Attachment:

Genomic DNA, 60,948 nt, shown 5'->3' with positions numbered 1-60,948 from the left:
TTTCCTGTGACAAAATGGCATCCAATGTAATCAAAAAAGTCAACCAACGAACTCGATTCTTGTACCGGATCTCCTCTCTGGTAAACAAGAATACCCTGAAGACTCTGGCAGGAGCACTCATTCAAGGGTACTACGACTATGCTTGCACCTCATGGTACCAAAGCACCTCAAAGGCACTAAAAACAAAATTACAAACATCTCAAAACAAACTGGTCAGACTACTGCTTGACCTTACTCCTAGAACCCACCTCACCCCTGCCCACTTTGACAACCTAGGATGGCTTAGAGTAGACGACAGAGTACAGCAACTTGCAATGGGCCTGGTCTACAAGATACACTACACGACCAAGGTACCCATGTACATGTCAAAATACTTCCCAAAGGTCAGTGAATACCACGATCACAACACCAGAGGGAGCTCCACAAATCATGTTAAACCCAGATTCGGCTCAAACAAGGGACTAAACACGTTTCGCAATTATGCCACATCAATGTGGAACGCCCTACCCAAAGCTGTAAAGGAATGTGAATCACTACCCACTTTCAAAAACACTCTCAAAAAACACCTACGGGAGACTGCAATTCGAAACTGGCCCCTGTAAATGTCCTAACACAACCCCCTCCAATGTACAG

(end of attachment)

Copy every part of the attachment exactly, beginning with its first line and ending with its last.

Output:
Genomic DNA, 60,948 nt, shown 5'->3' with positions numbered 1-60,948 from the left:
TTTCCTGTGACAAAATGGCATCCAATGTAATCAAAAAAGTCAACCAACGAACTCGATTCTTGTACCGGATCTCCTCTCTGGTAAACAAGAATACCCTGAAGACTCTGGCAGGAGCACTCATTCAAGGGTACTACGACTATGCTTGCACCTCATGGTACCAAAGCACCTCAAAGGCACTAAAAACAAAATTACAAACATCTCAAAACAAACTGGTCAGACTACTGCTTGACCTTACTCCTAGAACCCACCTCACCCCTGCCCACTTTGACAACCTAGGATGGCTTAGAGTAGACGACAGAGTACAGCAACTTGCAATGGGCCTGGTCTACAAGATACACTACACGACCAAGGTACCCATGTACATGTCAAAATACTTCCCAAAGGTCAGTGAATACCACGATCACAACACCAGAGGGAGCTCCACAAATCATGTTAAACCCAGATTCGGCTCAAACAAGGGACTAAACACGTTTCGCAATTATGCCACATCAATGTGGAACGCCCTACCCAAAGCTGTAAAGGAATGTGAATCACTACCCACTTTCAAAAACACTCTCAAAAAACACCTACGGGAGACTGCAATTCGAAACTGGCCCCTGTAAATGTCCTAACACAACCCCCTCCAATGTACAG